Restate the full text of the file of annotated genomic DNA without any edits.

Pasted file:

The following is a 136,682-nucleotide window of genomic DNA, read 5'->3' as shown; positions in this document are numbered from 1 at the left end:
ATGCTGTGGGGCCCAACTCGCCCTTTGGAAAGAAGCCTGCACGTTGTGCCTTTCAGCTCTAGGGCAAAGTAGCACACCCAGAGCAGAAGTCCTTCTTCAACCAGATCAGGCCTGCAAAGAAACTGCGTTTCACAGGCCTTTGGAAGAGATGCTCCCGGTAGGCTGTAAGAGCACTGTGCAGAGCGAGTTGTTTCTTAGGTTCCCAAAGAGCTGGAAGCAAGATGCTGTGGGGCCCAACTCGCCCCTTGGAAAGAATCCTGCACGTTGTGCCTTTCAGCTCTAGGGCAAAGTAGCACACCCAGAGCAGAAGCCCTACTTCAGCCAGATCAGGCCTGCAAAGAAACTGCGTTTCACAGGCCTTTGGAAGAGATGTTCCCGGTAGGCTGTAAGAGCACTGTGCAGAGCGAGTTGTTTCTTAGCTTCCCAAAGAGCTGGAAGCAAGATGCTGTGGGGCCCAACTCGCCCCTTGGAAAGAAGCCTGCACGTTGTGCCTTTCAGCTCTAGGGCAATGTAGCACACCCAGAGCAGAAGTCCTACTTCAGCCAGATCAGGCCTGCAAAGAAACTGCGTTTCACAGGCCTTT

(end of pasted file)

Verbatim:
The following is a 136,682-nucleotide window of genomic DNA, read 5'->3' as shown; positions in this document are numbered from 1 at the left end:
ATGCTGTGGGGCCCAACTCGCCCTTTGGAAAGAAGCCTGCACGTTGTGCCTTTCAGCTCTAGGGCAAAGTAGCACACCCAGAGCAGAAGTCCTTCTTCAACCAGATCAGGCCTGCAAAGAAACTGCGTTTCACAGGCCTTTGGAAGAGATGCTCCCGGTAGGCTGTAAGAGCACTGTGCAGAGCGAGTTGTTTCTTAGGTTCCCAAAGAGCTGGAAGCAAGATGCTGTGGGGCCCAACTCGCCCCTTGGAAAGAATCCTGCACGTTGTGCCTTTCAGCTCTAGGGCAAAGTAGCACACCCAGAGCAGAAGCCCTACTTCAGCCAGATCAGGCCTGCAAAGAAACTGCGTTTCACAGGCCTTTGGAAGAGATGTTCCCGGTAGGCTGTAAGAGCACTGTGCAGAGCGAGTTGTTTCTTAGCTTCCCAAAGAGCTGGAAGCAAGATGCTGTGGGGCCCAACTCGCCCCTTGGAAAGAAGCCTGCACGTTGTGCCTTTCAGCTCTAGGGCAATGTAGCACACCCAGAGCAGAAGTCCTACTTCAGCCAGATCAGGCCTGCAAAGAAACTGCGTTTCACAGGCCTTT